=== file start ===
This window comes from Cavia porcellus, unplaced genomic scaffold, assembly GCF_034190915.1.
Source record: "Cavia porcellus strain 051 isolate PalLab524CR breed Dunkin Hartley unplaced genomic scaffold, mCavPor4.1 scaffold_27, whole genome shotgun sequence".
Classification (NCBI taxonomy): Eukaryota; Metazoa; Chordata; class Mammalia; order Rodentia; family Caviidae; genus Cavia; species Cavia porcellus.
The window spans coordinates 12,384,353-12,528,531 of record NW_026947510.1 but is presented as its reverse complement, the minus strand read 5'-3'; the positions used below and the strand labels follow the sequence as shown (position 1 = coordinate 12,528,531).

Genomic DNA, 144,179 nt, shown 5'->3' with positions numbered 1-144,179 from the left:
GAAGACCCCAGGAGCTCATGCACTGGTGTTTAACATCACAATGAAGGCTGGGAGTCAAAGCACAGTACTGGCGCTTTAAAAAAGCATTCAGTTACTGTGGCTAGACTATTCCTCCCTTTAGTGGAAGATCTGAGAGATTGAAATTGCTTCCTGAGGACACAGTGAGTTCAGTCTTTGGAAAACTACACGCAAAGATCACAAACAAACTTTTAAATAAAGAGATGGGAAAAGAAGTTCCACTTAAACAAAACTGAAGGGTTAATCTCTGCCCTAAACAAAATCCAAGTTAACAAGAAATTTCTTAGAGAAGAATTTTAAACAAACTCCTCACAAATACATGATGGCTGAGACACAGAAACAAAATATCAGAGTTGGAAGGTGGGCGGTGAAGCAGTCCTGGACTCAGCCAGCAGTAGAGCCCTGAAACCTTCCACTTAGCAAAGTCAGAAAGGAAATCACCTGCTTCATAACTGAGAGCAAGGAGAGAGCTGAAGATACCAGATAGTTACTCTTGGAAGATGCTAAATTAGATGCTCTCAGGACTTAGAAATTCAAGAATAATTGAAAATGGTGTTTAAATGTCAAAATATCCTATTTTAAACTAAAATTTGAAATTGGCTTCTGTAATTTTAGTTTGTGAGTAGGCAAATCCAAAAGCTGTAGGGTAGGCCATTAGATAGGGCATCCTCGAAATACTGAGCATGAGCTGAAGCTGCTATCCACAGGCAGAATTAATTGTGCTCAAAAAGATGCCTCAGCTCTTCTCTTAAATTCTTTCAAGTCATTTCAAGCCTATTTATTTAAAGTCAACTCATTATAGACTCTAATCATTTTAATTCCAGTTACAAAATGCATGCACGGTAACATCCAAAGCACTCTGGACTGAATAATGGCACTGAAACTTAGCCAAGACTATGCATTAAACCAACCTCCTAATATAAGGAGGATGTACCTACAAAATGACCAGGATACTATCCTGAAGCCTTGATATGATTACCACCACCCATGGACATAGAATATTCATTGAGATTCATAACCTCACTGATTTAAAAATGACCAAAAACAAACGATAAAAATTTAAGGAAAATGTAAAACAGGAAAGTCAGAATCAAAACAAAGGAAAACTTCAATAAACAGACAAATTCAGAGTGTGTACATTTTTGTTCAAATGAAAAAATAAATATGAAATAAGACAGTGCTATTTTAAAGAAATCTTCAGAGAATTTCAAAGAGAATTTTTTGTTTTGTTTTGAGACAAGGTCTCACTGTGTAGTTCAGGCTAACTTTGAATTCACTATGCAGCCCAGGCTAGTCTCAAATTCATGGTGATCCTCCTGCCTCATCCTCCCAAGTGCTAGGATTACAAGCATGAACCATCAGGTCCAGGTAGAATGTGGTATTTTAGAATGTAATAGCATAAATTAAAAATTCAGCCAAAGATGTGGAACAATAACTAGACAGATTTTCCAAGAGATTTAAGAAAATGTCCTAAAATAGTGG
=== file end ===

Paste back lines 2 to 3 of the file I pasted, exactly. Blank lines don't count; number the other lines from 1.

Source record: "Cavia porcellus strain 051 isolate PalLab524CR breed Dunkin Hartley unplaced genomic scaffold, mCavPor4.1 scaffold_27, whole genome shotgun sequence".
Classification (NCBI taxonomy): Eukaryota; Metazoa; Chordata; class Mammalia; order Rodentia; family Caviidae; genus Cavia; species Cavia porcellus.